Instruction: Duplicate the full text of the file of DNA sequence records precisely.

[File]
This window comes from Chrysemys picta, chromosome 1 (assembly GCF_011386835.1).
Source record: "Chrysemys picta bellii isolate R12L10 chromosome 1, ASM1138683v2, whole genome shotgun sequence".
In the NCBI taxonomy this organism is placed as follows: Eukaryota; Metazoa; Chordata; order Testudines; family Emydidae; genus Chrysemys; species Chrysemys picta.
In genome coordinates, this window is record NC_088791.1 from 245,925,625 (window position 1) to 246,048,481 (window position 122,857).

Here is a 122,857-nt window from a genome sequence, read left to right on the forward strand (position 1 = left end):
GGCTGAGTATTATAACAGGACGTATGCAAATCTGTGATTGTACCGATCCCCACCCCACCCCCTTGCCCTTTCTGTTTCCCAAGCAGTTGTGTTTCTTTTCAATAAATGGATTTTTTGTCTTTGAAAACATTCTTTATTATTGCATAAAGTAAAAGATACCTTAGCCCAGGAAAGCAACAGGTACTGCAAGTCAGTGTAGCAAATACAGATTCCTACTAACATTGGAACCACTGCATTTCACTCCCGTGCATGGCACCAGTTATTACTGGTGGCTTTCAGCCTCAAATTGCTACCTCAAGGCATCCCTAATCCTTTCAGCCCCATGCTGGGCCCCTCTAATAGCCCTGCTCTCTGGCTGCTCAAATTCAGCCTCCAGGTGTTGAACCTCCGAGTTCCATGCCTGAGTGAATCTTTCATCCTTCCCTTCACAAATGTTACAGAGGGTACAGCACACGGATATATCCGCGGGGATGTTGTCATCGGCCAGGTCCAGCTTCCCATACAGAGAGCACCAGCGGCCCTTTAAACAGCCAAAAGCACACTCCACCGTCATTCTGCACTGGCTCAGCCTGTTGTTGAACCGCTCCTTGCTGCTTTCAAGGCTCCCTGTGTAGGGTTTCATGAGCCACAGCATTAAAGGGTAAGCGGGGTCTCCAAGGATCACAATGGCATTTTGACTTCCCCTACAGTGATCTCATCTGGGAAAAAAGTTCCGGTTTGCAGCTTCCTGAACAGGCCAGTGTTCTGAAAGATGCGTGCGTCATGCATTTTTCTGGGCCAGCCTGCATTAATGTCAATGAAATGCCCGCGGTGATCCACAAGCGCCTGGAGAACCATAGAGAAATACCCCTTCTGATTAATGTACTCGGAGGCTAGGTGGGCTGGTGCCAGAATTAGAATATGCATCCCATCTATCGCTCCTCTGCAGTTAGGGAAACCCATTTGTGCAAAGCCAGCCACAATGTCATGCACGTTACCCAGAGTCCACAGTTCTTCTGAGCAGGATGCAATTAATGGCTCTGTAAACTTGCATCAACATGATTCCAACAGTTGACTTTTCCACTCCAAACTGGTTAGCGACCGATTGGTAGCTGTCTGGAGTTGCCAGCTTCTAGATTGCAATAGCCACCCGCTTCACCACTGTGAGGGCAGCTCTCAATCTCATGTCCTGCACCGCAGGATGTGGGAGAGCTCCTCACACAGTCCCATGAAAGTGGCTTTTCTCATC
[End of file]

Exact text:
This window comes from Chrysemys picta, chromosome 1 (assembly GCF_011386835.1).
Source record: "Chrysemys picta bellii isolate R12L10 chromosome 1, ASM1138683v2, whole genome shotgun sequence".
In the NCBI taxonomy this organism is placed as follows: Eukaryota; Metazoa; Chordata; order Testudines; family Emydidae; genus Chrysemys; species Chrysemys picta.
In genome coordinates, this window is record NC_088791.1 from 245,925,625 (window position 1) to 246,048,481 (window position 122,857).

Here is a 122,857-nt window from a genome sequence, read left to right on the forward strand (position 1 = left end):
GGCTGAGTATTATAACAGGACGTATGCAAATCTGTGATTGTACCGATCCCCACCCCACCCCCTTGCCCTTTCTGTTTCCCAAGCAGTTGTGTTTCTTTTCAATAAATGGATTTTTTGTCTTTGAAAACATTCTTTATTATTGCATAAAGTAAAAGATACCTTAGCCCAGGAAAGCAACAGGTACTGCAAGTCAGTGTAGCAAATACAGATTCCTACTAACATTGGAACCACTGCATTTCACTCCCGTGCATGGCACCAGTTATTACTGGTGGCTTTCAGCCTCAAATTGCTACCTCAAGGCATCCCTAATCCTTTCAGCCCCATGCTGGGCCCCTCTAATAGCCCTGCTCTCTGGCTGCTCAAATTCAGCCTCCAGGTGTTGAACCTCCGAGTTCCATGCCTGAGTGAATCTTTCATCCTTCCCTTCACAAATGTTACAGAGGGTACAGCACACGGATATATCCGCGGGGATGTTGTCATCGGCCAGGTCCAGCTTCCCATACAGAGAGCACCAGCGGCCCTTTAAACAGCCAAAAGCACACTCCACCGTCATTCTGCACTGGCTCAGCCTGTTGTTGAACCGCTCCTTGCTGCTTTCAAGGCTCCCTGTGTAGGGTTTCATGAGCCACAGCATTAAAGGGTAAGCGGGGTCTCCAAGGATCACAATGGCATTTTGACTTCCCCTACAGTGATCTCATCTGGGAAAAAAGTTCCGGTTTGCAGCTTCCTGAACAGGCCAGTGTTCTGAAAGATGCGTGCGTCATGCATTTTTCTGGGCCAGCCTGCATTAATGTCAATGAAATGCCCGCGGTGATCCACAAGCGCCTGGAGAACCATAGAGAAATACCCCTTCTGATTAATGTACTCGGAGGCTAGGTGGGCTGGTGCCAGAATTAGAATATGCATCCCATCTATCGCTCCTCTGCAGTTAGGGAAACCCATTTGTGCAAAGCCAGCCACAATGTCATGCACGTTACCCAGAGTCCACAGTTCTTCTGAGCAGGATGCAATTAATGGCTCTGTAAACTTGCATCAACATGATTCCAACAGTTGACTTTTCCACTCCAAACTGGTTAGCGACCGATTGGTAGCTGTCTGGAGTTGCCAGCTTCTAGATTGCAATAGCCACCCGCTTCACCACTGTGAGGGCAGCTCTCAATCTCATGTCCTGCACCGCAGGATGTGGGAGAGCTCCTCACACAGTCCCATGAAAGTGGCTTTTCTCATC